If you want to find out about how I made the ear's skeleton, see pictures below, and some hints. I also attached the Arduino code below.

For the skeleton I used soldered 14 AWG solid copper electrical wire. This roll of 25 feet has 3 separate wires in it, so I actually got 75 feet for $12 at the hardware store.

The center wire can just be pulled out.

Remove the plastic around the wire to get to the good stuff.

Bend your wires and bring them in contact using a third hand. Then solder the joints. I used 600 degrees F and a Weller ETD tip.

Finished ear skeleton with servos and code from the starter guide.

Finished ear hooked up to Arduino.

Cutting a hole in the salt container for the servo.

Done for now. The animated ear is now attached to the salt container and I'm ready to try it out. Things that need improvement:
- the two servos seem to cross-feed, or interfere with each other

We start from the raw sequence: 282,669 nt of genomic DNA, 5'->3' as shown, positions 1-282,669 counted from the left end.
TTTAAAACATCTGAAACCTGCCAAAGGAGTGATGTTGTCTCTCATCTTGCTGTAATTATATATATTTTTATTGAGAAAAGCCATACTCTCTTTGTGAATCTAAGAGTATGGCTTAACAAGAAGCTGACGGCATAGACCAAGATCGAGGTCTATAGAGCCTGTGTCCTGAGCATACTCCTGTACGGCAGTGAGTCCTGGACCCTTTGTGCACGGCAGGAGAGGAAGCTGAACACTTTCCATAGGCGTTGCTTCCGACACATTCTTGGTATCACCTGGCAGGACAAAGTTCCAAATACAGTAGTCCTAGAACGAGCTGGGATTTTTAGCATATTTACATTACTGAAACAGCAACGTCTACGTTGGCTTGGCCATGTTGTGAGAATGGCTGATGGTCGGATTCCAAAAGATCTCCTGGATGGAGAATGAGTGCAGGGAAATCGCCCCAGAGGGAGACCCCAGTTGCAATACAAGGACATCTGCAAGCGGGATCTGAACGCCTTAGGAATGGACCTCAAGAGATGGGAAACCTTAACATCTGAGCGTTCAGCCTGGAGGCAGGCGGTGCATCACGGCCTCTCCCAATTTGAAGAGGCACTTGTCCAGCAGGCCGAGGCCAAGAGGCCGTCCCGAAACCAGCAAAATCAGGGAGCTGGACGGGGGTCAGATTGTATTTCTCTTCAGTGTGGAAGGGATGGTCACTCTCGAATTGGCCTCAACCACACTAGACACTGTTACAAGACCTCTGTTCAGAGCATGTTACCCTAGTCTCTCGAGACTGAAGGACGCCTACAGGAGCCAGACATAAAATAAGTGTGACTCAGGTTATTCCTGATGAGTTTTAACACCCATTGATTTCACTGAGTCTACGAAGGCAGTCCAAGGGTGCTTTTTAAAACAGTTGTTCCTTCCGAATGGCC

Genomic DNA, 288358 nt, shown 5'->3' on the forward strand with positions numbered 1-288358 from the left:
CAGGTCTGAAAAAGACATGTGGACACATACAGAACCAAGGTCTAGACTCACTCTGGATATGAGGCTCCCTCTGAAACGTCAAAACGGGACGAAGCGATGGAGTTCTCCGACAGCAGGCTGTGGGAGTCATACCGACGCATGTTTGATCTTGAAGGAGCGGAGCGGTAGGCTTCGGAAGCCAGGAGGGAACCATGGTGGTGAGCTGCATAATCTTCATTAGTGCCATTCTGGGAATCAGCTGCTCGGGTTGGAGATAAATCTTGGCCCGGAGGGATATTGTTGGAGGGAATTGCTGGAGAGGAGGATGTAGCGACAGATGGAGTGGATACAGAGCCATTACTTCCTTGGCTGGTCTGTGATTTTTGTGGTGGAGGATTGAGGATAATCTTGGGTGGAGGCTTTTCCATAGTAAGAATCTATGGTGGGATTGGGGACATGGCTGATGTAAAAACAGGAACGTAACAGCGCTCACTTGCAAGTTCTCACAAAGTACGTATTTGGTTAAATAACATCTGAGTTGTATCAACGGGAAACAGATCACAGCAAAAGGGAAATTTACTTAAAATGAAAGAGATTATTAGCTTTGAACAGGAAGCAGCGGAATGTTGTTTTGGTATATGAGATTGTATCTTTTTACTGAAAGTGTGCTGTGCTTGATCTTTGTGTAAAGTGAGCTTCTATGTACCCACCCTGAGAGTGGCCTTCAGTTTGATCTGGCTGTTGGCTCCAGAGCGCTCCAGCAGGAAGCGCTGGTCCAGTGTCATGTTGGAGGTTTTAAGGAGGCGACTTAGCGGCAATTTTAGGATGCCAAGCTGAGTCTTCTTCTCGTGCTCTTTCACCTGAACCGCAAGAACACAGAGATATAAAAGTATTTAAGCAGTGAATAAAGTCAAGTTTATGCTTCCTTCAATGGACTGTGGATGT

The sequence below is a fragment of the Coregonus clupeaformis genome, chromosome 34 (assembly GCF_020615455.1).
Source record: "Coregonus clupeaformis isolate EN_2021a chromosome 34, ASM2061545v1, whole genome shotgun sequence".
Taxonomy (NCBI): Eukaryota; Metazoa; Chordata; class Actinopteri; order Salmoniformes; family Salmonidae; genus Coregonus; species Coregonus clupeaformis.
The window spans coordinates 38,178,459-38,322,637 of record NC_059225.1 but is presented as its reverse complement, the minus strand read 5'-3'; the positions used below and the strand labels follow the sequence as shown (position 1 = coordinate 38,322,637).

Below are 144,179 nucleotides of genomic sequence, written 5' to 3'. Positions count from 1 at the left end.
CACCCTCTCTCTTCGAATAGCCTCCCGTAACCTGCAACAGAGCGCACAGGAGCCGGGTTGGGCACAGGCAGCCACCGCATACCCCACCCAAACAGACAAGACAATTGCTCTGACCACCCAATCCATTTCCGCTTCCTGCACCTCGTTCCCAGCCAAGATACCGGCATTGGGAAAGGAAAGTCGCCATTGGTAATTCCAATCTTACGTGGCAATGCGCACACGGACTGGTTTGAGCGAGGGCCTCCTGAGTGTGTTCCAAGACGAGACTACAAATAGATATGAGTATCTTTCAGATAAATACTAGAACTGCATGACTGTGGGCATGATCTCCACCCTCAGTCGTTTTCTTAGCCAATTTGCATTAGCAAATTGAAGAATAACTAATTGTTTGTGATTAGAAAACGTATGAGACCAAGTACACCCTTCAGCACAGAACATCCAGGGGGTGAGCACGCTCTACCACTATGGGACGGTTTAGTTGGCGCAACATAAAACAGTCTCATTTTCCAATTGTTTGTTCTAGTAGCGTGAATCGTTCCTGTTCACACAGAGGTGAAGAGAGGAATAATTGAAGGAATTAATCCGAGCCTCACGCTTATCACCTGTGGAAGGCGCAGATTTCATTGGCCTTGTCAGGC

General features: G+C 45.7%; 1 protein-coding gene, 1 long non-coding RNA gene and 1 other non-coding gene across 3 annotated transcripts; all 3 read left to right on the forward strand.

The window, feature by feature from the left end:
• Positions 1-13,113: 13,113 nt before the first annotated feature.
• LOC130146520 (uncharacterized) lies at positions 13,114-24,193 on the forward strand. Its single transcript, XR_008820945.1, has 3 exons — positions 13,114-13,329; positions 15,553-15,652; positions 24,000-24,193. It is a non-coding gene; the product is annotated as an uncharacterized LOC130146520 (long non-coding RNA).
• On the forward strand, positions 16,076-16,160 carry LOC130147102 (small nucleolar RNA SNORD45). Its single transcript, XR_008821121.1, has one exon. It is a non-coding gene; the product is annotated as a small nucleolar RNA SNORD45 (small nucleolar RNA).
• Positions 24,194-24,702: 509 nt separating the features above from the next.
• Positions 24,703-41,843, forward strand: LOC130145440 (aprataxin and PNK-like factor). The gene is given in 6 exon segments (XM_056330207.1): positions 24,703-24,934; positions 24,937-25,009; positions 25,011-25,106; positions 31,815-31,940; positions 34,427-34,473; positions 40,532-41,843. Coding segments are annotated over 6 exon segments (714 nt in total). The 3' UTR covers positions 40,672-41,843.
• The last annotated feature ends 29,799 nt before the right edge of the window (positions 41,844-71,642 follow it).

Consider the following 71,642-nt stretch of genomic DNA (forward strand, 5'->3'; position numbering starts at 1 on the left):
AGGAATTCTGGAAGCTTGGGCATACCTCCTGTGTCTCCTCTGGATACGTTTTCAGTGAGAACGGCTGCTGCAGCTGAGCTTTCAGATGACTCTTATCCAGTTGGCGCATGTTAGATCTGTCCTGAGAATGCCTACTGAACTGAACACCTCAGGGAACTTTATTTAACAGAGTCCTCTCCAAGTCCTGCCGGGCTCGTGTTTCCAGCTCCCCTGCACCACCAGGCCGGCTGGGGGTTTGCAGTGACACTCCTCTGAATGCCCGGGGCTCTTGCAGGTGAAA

- the ear does not bend 90 degrees yet
- need ear number two

Arduino Code to make the servo-driven rabbit ear work.

Saturday, October 1, 2011

using two pots to influence led behavior

i wanted to try something independent from the given examples and came up with the following (trying to understand that everything is a building block). so i wanted one physical input that controls the time my led is on. and one physical input that controls the time my led is off. my two rotary potentiometers served me well for this. in order to see on my computer screen what values the pots return, i plotted their values into the serial monitor. i can now run the sketch on the arduino and adjust the frequency and on-vs-off-time-ratio with the two pots. see movie below to see what i mean.

Here's the code:

int sensorPin1 = A0; // select the input pin for the potentiometer one
int sensorPin2 = A1; // select the input pin for the potentiometer two
int ledPin = 9; // select the pin for the LED